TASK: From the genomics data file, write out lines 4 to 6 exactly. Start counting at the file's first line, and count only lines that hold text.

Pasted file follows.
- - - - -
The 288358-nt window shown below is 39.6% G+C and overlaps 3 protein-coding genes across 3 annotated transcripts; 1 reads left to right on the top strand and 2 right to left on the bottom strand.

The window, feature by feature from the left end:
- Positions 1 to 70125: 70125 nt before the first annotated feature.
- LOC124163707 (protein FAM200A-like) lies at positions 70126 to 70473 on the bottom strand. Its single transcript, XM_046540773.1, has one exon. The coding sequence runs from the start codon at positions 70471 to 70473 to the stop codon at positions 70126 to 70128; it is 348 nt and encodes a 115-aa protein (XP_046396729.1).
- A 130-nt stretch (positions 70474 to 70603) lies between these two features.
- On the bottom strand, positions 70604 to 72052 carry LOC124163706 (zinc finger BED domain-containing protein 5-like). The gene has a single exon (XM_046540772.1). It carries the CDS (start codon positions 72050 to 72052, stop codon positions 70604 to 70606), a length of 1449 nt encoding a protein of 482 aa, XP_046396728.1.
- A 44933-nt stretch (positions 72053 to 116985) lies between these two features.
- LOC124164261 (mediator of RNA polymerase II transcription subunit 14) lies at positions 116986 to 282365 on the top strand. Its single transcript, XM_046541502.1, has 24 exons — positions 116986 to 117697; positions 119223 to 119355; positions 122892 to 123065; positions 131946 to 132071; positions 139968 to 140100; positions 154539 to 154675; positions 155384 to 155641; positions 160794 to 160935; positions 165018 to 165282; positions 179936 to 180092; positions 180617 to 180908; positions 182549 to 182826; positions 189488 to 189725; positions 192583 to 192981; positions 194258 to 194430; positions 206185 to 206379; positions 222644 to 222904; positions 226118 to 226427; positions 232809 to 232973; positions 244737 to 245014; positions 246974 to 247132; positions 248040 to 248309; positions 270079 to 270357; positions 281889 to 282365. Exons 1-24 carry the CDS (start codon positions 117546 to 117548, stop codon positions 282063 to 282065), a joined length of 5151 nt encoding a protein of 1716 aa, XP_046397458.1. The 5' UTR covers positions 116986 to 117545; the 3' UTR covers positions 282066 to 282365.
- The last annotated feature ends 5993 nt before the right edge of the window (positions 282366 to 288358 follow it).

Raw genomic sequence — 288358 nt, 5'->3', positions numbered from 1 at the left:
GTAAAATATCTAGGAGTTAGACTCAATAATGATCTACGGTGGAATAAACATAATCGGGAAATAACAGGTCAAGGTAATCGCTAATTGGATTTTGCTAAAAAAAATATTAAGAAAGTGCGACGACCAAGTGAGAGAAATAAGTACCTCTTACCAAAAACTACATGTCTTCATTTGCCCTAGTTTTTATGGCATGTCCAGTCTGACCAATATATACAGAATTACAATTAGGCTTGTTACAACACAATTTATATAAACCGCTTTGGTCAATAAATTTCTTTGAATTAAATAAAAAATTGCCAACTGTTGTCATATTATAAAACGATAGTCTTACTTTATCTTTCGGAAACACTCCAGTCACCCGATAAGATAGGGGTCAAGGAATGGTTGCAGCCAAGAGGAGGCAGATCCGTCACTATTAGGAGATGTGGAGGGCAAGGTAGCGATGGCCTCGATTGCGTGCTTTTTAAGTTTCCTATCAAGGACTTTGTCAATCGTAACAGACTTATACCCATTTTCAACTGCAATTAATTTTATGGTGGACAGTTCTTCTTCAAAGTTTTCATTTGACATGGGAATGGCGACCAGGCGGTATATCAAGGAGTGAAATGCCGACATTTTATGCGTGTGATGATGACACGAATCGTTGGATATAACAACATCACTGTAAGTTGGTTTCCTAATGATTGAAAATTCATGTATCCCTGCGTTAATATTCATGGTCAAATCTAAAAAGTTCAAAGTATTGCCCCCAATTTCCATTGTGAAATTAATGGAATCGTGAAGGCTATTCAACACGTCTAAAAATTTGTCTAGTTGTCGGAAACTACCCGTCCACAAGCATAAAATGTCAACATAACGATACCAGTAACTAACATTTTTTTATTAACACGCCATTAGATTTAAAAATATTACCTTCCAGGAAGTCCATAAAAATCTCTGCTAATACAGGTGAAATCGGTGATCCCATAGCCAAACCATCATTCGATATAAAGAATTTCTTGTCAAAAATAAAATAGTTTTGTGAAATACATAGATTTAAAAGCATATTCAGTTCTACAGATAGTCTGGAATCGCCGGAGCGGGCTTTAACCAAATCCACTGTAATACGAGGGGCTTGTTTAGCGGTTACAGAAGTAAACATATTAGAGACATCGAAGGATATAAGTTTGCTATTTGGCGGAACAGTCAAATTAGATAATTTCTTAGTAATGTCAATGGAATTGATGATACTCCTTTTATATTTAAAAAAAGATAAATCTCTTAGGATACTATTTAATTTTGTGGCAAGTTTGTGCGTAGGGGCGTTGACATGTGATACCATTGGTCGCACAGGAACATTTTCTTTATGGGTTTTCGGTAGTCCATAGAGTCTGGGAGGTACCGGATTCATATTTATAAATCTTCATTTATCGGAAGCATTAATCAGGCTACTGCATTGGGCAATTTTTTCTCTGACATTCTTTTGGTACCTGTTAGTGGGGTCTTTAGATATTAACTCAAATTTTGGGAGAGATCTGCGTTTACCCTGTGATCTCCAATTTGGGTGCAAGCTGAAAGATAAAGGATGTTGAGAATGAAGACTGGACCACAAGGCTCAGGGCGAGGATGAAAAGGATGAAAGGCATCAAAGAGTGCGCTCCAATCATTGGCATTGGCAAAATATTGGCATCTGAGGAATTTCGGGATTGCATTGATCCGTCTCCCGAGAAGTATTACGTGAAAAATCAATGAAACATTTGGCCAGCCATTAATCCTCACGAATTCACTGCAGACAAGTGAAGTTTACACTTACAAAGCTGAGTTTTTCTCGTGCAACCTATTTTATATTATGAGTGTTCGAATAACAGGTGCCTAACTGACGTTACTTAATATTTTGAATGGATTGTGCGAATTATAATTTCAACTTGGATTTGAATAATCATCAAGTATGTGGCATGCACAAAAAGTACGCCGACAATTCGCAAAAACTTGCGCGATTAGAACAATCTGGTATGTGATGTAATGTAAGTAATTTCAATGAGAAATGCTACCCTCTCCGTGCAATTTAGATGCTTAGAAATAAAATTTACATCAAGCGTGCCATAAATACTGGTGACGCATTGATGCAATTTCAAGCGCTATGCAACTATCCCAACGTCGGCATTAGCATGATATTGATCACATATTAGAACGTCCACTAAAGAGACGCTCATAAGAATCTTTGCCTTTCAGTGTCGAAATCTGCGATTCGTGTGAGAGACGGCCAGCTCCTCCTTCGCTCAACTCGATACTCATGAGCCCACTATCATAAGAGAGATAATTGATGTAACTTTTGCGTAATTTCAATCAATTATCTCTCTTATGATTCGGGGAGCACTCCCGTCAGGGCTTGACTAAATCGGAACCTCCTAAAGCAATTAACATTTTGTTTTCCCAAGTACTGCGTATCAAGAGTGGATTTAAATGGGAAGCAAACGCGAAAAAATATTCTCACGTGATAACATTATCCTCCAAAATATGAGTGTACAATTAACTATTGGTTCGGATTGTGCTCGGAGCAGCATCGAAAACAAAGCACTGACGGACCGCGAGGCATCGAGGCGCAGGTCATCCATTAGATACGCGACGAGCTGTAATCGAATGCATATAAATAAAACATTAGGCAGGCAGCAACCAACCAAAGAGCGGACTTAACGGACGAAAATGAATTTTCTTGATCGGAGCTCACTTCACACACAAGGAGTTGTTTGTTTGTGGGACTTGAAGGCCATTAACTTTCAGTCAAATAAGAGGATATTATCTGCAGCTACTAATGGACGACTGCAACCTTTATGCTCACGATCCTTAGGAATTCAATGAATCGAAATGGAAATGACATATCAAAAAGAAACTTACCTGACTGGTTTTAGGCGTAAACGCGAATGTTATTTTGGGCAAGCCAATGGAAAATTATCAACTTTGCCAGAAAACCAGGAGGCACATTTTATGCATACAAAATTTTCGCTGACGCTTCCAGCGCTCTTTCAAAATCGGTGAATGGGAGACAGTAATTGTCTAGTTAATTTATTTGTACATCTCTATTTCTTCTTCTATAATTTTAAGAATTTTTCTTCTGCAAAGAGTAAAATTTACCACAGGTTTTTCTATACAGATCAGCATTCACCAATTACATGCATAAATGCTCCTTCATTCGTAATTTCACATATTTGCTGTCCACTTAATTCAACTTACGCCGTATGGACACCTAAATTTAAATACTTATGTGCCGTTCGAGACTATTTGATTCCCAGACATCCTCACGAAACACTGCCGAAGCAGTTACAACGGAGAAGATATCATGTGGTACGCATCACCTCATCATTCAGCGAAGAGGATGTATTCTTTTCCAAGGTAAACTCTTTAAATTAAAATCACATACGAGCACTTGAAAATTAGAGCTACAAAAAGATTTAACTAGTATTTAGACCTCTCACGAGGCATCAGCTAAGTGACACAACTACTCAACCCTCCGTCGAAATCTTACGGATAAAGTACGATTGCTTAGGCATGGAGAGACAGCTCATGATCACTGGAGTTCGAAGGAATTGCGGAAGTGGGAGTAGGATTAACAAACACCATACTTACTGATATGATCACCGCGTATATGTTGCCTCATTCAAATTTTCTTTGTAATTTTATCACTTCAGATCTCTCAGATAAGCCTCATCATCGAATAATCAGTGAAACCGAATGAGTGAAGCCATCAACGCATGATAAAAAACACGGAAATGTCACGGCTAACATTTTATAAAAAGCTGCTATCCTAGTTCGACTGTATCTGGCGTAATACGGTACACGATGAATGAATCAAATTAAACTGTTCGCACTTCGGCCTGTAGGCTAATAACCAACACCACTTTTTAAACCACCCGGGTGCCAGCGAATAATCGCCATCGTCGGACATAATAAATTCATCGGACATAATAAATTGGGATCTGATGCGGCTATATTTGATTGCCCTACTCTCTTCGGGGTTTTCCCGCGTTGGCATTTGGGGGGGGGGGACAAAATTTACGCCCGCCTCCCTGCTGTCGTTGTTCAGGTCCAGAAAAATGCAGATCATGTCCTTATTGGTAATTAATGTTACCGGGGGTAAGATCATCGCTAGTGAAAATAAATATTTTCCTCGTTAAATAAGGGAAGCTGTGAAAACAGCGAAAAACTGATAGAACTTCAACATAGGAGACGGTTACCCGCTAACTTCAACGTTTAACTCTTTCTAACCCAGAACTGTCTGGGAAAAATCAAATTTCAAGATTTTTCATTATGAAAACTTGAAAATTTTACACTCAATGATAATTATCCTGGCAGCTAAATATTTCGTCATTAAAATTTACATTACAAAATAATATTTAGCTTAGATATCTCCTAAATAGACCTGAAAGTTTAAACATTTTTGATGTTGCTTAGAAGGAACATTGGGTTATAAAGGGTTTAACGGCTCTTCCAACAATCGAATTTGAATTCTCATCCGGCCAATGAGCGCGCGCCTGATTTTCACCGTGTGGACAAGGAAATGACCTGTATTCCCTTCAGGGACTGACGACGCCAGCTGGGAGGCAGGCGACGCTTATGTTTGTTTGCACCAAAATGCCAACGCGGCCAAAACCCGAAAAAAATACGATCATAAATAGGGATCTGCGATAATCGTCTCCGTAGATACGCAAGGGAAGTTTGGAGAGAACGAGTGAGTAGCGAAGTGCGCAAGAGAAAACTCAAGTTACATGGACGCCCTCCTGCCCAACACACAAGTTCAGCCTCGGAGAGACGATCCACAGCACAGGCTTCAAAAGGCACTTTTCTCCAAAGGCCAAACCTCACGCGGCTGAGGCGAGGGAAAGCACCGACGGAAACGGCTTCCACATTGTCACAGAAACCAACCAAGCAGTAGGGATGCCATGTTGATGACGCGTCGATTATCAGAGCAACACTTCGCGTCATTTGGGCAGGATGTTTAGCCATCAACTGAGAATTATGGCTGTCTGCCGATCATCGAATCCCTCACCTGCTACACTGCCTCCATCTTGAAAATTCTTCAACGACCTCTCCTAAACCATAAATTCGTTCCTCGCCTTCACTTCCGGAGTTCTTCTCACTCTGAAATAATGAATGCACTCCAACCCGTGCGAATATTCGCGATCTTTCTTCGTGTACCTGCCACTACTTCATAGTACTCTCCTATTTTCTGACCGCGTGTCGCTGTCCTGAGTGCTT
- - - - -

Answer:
- LOC124163707 (protein FAM200A-like) lies at positions 70126 to 70473 on the bottom strand. Its single transcript, XM_046540773.1, has one exon. The coding sequence runs from the start codon at positions 70471 to 70473 to the stop codon at positions 70126 to 70128; it is 348 nt and encodes a 115-aa protein (XP_046396729.1).
- A 130-nt stretch (positions 70474 to 70603) lies between these two features.
- On the bottom strand, positions 70604 to 72052 carry LOC124163706 (zinc finger BED domain-containing protein 5-like). The gene has a single exon (XM_046540772.1). It carries the CDS (start codon positions 72050 to 72052, stop codon positions 70604 to 70606), a length of 1449 nt encoding a protein of 482 aa, XP_046396728.1.